The Valiant is the latest (and probaly last for a while) piece of gear I picked up. It is also the heaviest piece of gear I own weighing ig at 83 lbs. I found it at the GSARA hamfest in Sept 2011. She's in good shape and clean. While it was fully functional it did have some AC hum on the transmitted signal which made for some audio distortion and a wide, dirty signal. The source of the hum was narrowed down to one of the three power supplies in the rig. I removed all the rectifier tubes, replaced them with rectifier diodes and replaced all the filter caps. I used 120 uF caps in place of the original 80 caps. Doing this cured the hum problem. While I had it open I also disconnected the audio clipper circuit and bypassed it. At this time I also removed the 1 meg resistor from the mic input of the rig and installed a 10 meg resistor in its place to match the impedance of the D-104 that came with it.


Full schematic showing rebuilt power supples (used 120uF, 450 v caps in place of the 80uF caps), bypassed audio clipper and added a 10 meg mic input resistor. Click to enlarge.



Old power supply components and clipper. The 3B28s were used in place of the original 866 rectifier tubes. Note: each 15uF cap shown contains two separate 15 uF caps for a total of four 15uF filter caps in the rig.


The Timtron Mods...

I have done all the mods as told to me by the master himself, Tim, WA1HLR. The audio section is much hotter now, has better audio quality and the rig has better modulation. The WA1HYellR Valiant mods are now available on The AM Window site here.

I was running a stock, unamplified D-104 with the Valiant but have modified the D-104 and installed a Radio Shack condenser mic in the head which, in my opinion sounds better than the D-104 element. I have gotten good audio reports with it.

As of Jan 7, 2011 the Valiant is still going strong. It has been in use almost every day since I got it last September.


Fan installation: As my Valiant is in rather tight quaters I wanted to prevent excessive heat build up. The fans came from a laptop chiller pad that I never used. As they were intended to be powered from a USB source they should require 5 -6 VDC to run. They run quietly and move a good amount if air.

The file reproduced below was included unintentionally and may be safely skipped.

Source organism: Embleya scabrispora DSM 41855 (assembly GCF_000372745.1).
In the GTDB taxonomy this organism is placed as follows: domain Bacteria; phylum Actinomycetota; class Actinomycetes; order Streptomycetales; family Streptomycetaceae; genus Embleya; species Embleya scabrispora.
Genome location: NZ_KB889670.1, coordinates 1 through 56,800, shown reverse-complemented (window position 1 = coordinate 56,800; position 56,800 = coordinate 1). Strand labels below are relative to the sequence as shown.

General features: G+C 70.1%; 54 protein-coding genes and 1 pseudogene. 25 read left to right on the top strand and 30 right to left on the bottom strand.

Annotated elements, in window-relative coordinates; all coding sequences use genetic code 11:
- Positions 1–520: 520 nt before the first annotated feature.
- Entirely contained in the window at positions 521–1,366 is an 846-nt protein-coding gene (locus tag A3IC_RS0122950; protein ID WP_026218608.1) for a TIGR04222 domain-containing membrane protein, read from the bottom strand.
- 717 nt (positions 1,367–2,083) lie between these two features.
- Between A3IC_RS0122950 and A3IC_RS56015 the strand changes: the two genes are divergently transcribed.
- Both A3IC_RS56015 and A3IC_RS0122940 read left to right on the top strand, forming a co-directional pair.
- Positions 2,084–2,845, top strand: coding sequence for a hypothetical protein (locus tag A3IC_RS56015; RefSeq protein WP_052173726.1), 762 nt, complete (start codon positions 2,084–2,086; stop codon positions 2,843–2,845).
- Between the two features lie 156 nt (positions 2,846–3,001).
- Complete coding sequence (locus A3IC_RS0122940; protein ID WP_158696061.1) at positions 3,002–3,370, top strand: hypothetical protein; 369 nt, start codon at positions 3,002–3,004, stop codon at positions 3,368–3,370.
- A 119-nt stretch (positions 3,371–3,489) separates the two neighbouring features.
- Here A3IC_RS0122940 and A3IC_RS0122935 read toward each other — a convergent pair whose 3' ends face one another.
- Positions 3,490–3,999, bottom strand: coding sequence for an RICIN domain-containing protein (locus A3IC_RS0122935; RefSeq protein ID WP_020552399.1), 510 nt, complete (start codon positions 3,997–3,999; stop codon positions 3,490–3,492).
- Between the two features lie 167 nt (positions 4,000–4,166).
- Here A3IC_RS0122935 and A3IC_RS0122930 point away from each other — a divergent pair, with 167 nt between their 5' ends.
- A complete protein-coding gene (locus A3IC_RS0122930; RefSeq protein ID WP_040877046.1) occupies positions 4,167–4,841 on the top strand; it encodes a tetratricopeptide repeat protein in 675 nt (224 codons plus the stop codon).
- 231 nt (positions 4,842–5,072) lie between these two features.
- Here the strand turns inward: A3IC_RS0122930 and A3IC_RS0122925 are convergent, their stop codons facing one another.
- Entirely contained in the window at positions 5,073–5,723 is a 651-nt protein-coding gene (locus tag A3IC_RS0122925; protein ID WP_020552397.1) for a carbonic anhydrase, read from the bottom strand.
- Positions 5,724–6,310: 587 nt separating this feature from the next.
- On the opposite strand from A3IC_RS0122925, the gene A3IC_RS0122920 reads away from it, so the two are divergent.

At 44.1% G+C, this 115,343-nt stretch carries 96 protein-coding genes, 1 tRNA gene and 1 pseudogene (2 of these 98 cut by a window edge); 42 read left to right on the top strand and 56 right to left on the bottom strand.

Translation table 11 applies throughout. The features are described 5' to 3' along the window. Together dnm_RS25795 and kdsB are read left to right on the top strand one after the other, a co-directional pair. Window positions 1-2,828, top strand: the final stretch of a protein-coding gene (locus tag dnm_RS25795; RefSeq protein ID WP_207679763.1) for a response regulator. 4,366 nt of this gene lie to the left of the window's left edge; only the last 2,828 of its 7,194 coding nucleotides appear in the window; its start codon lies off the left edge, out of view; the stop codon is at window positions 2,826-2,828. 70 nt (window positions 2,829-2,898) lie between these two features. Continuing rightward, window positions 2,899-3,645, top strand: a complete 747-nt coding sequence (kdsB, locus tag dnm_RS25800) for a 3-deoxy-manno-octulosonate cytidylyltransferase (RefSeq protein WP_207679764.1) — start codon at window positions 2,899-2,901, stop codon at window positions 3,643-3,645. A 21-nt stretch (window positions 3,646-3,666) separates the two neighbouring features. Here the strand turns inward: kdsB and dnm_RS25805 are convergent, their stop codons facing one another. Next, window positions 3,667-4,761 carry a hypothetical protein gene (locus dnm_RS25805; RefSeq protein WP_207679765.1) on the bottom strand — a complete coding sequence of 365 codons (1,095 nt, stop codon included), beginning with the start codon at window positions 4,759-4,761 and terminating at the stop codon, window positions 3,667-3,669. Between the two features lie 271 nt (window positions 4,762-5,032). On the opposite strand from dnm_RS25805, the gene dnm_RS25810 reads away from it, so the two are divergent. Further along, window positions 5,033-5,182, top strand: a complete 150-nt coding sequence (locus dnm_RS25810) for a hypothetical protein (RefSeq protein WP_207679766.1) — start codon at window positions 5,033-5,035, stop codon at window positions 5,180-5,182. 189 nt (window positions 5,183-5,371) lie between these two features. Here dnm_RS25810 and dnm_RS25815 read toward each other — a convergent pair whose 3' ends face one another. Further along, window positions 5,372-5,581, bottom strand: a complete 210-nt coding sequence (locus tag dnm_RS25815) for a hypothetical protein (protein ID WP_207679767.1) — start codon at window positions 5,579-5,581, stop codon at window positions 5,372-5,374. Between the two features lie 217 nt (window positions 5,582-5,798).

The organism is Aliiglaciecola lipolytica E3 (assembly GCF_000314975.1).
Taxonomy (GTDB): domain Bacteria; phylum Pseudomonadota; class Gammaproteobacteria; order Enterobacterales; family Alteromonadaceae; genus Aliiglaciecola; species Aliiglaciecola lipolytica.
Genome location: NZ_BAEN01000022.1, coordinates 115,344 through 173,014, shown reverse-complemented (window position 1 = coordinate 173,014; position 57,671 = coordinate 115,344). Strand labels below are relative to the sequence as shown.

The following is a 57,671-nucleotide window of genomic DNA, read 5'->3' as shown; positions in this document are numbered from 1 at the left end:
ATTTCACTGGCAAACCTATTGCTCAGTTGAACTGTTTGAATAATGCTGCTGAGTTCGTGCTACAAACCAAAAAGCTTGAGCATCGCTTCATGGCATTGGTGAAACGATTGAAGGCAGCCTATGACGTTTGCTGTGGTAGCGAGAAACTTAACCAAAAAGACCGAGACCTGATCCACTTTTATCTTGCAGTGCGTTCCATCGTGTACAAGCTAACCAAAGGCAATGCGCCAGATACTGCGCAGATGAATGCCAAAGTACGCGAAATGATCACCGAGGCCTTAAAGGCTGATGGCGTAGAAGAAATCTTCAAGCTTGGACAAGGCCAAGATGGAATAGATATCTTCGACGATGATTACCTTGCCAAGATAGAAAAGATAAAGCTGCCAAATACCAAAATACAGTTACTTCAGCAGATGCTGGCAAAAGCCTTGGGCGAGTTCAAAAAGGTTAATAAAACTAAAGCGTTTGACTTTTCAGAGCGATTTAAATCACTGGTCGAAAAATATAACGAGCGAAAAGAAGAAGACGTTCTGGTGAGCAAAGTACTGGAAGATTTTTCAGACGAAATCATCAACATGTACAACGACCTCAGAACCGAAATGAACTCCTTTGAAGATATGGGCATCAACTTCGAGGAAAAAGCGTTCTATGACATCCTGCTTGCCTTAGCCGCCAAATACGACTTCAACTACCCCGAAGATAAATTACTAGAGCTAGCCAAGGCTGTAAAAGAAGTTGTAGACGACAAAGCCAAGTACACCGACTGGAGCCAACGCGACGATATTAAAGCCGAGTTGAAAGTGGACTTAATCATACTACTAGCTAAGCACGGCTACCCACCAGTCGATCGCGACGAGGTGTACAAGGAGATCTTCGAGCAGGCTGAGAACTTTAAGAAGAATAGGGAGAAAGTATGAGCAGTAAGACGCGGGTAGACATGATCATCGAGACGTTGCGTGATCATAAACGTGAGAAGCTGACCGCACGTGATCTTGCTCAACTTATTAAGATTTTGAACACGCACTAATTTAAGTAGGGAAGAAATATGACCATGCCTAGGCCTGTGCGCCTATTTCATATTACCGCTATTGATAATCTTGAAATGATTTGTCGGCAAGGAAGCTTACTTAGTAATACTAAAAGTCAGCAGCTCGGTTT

Fan suppy circuit




Homebrew cover for the Acc plug. The plug had no cover on it when I got the rig. There are bare high voltage jumpers in this plug so no cover is dangerous! I fashioned a cover out of a base from one of the removed rectifier tubes.







Valiant Links...










Crusty Valiant tank circuit. The large plate choke, plate bypass caps and small plate choke have been removed as one of the bypass caps shorted to ground taking the small plate choke out.






All nice 'n shiney. Scotchbrite and a little silver polish did the trick.



It works better now that it's clean. The electrons now move smoothly through the coils without getting hung up in the crust (just kidding).



Shorted plate bypass cap...

One day while tuning the Valiant I heard a "pzzzzzf" and the plate current meter pegged full scale. It turns out one of the plate bypass caps shorted to ground which fried the small RF choke that's connected to it. This was easy to diagnose and repair. The damged parts are shown in the photo below.

Modulator static (idle) current issues...

From day one I had issues with the modulator static current being too high. It should be 50 - 70 mA but was up around 225 mA and could not be brought lower. I removed the meter shunt (small piece of nichrome wire), measured the actual current with two different meters and found the actual current to be 150 mA. The nichrome meter shunts in these transmitters are known to be somewhat inaccurate. I found the resistance of the shunt to be slightly higher than spec so I trimmed it until the front panel meter agreed with what I had measured. The static current was still too high but at least it came down some. Getting the hum off the audio by rebuilding the power supplies reduced the static current even further and I was able to adjust it to 60 mA with ease. I noticed that the current would drift around some and needed to be adjusted periodically. This situation slowly got worse and the current would rise and fall quickly at times like there was an intermittant connection or a dirty pot. It got to the point where it would not stay where I set it for more than a few seconds. and the adjustment pot became very "touchy". The pot used to adjust the static mod current, R62, should be a 5 K ohm pot. I found it to measure over 400 K! Disassebling the pot revealed the source of the problem, the carbon "traced" was cracked. The only pot I had on hand was a 10 K wire wound pot which was a little larger than the original but I managed to squeeze it in there where the original pot was. With the new pot the static mod current stays right where it was set and does not budge.

Operating the rig...

I fire this beast up everyday and run it on 10 meters during the day and on 75 meters at night. Overall I am pleased with the performance. Yes I've had to do a few repairs and mods to it but this is to be expected with a rig that is 50+ years old. I've been told that it sounds great and I'm getting 110 - 120 watts out on 10 meters and 140 - 150 watts on 75 meters. It runs good, looks good and I enjoy working on it. What more can you ask for?